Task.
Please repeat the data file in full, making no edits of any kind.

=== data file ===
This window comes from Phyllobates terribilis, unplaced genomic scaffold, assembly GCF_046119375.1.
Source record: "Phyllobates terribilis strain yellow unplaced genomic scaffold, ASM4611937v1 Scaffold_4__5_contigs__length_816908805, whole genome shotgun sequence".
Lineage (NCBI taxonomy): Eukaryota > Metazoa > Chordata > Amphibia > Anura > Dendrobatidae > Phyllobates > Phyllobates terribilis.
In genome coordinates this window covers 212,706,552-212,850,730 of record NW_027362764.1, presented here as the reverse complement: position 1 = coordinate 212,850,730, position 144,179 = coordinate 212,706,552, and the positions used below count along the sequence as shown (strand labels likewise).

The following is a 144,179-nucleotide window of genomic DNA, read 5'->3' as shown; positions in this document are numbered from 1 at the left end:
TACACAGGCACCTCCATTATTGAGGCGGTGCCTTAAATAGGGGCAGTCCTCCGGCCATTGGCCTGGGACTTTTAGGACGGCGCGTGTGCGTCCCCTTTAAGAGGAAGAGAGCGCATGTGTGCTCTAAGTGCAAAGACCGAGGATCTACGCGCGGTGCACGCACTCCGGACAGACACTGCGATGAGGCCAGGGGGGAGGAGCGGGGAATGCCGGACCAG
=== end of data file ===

This window comes from Phyllobates terribilis, unplaced genomic scaffold, assembly GCF_046119375.1.
Source record: "Phyllobates terribilis strain yellow unplaced genomic scaffold, ASM4611937v1 Scaffold_4__5_contigs__length_816908805, whole genome shotgun sequence".
Lineage (NCBI taxonomy): Eukaryota > Metazoa > Chordata > Amphibia > Anura > Dendrobatidae > Phyllobates > Phyllobates terribilis.
In genome coordinates this window covers 212,706,552-212,850,730 of record NW_027362764.1, presented here as the reverse complement: position 1 = coordinate 212,850,730, position 144,179 = coordinate 212,706,552, and the positions used below count along the sequence as shown (strand labels likewise).

The following is a 144,179-nucleotide window of genomic DNA, read 5'->3' as shown; positions in this document are numbered from 1 at the left end:
TACACAGGCACCTCCATTATTGAGGCGGTGCCTTAAATAGGGGCAGTCCTCCGGCCATTGGCCTGGGACTTTTAGGACGGCGCGTGTGCGTCCCCTTTAAGAGGAAGAGAGCGCATGTGTGCTCTAAGTGCAAAGACCGAGGATCTACGCGCGGTGCACGCACTCCGGACAGACACTGCGATGAGGCCAGGGGGGAGGAGCGGGGAATGCCGGACCAG